Kitchen Layout Design Tips & Renovation Mistakes to Avoid
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1. Kitchen Triangle Obstructions
Kitchen design professionals refer to the sink, stove and refrigerator as the kitchen triangle. It’s the area of greatest activity, so designing a kitchen triangle requires careful planning and unobstructed access. Of the three, the sink typically sees the most action, though your triangle should also have easy access to the stove and refrigerator, as well as your countertop workstations.
Obviously, your sink needs to be near the plumbing. Sometimes, because of the placement of the pipes, kitchens are designed with the sinks in a poor location. If this is the case in your kitchen, consider hiring a plumber to relocate the plumbing to accommodate the best placement for the sink.
Regardless of your kitchen’s size or layout (L-shaped, galley, U-shaped or island), the sum of all the legs in a work triangle should not be less than 10 feet or greater than 25 feet. If the work triangle is too small, people will be tripping over each other. If it’s too large, food preparation could be a tiring task.
2. Wasted Storage Space
Kitchens typically contain lots of stuff. Not only that, but items concealed behind kitchen cabinets can be oddly shaped and require extra space — think food processors or stand mixers. Finding a home for your appliances while keeping them easily accessible can be tricky.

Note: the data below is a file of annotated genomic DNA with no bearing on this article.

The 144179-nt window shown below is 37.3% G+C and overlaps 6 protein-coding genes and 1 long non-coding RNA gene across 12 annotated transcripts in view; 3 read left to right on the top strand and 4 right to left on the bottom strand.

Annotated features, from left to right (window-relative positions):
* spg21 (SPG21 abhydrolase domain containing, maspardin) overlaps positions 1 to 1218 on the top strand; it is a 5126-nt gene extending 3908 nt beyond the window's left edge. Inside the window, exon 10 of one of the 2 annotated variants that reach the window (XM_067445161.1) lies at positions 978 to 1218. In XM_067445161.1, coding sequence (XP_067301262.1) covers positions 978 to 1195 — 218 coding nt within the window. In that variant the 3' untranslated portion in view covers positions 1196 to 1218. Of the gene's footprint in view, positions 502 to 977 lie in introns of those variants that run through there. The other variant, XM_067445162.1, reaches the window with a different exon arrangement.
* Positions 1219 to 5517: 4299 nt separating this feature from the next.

Because built-ins are expensive and the overall size of the area may be limited, one big design mistake is not including enough storage. Even small kitchens have wasted space, but this can be minimized with smart kitchen renovation planning.
If your kitchen is small, consider installing extra-long upper cabinets with molding for extra storage space. Place lighting or greenery along the molding to draw the eyes up. Always install cabinets over the refrigerator. Not utilizing this area is a waste of storage space for large or seasonal kitchen items. Finally, install shelves across the backs of the lower kitchen cabinet. This could add up to 4 square feet of extra kitchen storage space.
3. Not Enough Counter Space
One of the biggest complaints about kitchen design is the lack of counter space. Considering all the kitchen activities that require a countertop, as well as appliances that are permanently located there, you want to fit as much open horizontal surface area in a kitchen as possible. An easy way to do this is by adding an island or breakfast bar to an L-shaped kitchen.
4. Bad Lighting
The kitchen is one room where you can’t afford to have poor lighting. It’s not just a matter of good design and atmosphere. Proper kitchen task lighting is safety is important when it comes to handling sharp knives and other kitchen tools. Plus, the more light you have in the room, the better you can show off your design elements.
Rooms generally need three types of lighting:
- General lighting for overall illumination
- Task lighting
- Accent lighting
For your kitchen, evaluate the work areas and focus on providing each spot with the light it needs. Consider adding lighting directly above all the main work areas.